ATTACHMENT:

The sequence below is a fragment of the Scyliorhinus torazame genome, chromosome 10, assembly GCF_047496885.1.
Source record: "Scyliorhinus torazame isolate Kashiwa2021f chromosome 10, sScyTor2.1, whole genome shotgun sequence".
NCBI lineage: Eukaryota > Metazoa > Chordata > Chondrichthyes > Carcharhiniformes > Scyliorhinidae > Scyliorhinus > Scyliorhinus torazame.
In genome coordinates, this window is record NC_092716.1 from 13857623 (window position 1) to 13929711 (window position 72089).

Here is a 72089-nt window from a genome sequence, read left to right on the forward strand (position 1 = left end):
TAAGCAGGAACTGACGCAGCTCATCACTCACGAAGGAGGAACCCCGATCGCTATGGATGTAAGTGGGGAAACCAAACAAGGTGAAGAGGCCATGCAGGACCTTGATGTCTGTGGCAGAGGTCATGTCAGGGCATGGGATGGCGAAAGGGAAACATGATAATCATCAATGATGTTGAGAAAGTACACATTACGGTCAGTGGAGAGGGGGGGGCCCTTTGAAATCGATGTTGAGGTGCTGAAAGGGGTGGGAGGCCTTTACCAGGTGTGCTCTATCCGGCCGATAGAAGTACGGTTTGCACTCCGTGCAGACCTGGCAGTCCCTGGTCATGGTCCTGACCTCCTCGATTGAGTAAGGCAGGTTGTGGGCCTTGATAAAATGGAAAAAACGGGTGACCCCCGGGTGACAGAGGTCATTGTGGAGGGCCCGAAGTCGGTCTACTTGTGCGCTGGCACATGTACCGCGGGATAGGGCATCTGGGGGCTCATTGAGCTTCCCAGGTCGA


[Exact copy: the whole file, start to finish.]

The sequence below is a fragment of the Scyliorhinus torazame genome, chromosome 10, assembly GCF_047496885.1.
Source record: "Scyliorhinus torazame isolate Kashiwa2021f chromosome 10, sScyTor2.1, whole genome shotgun sequence".
NCBI lineage: Eukaryota > Metazoa > Chordata > Chondrichthyes > Carcharhiniformes > Scyliorhinidae > Scyliorhinus > Scyliorhinus torazame.
In genome coordinates, this window is record NC_092716.1 from 13857623 (window position 1) to 13929711 (window position 72089).

Here is a 72089-nt window from a genome sequence, read left to right on the forward strand (position 1 = left end):
TAAGCAGGAACTGACGCAGCTCATCACTCACGAAGGAGGAACCCCGATCGCTATGGATGTAAGTGGGGAAACCAAACAAGGTGAAGAGGCCATGCAGGACCTTGATGTCTGTGGCAGAGGTCATGTCAGGGCATGGGATGGCGAAAGGGAAACATGATAATCATCAATGATGTTGAGAAAGTACACATTACGGTCAGTGGAGAGGGGGGGGCCCTTTGAAATCGATGTTGAGGTGCTGAAAGGGGTGGGAGGCCTTTACCAGGTGTGCTCTATCCGGCCGATAGAAGTACGGTTTGCACTCCGTGCAGACCTGGCAGTCCCTGGTCATGGTCCTGACCTCCTCGATTGAGTAAGGCAGGTTGTGGGCCTTGATAAAATGGAAAAAACGGGTGACCCCCGGGTGACAGAGGTCATTGTGGAGGGCCCGAAGTCGGTCTACTTGTGCGCTGGCACATGTACCGCGGGATAGGGCATCTGGGGGCTCATTGAGCTTCCCAGGTCGA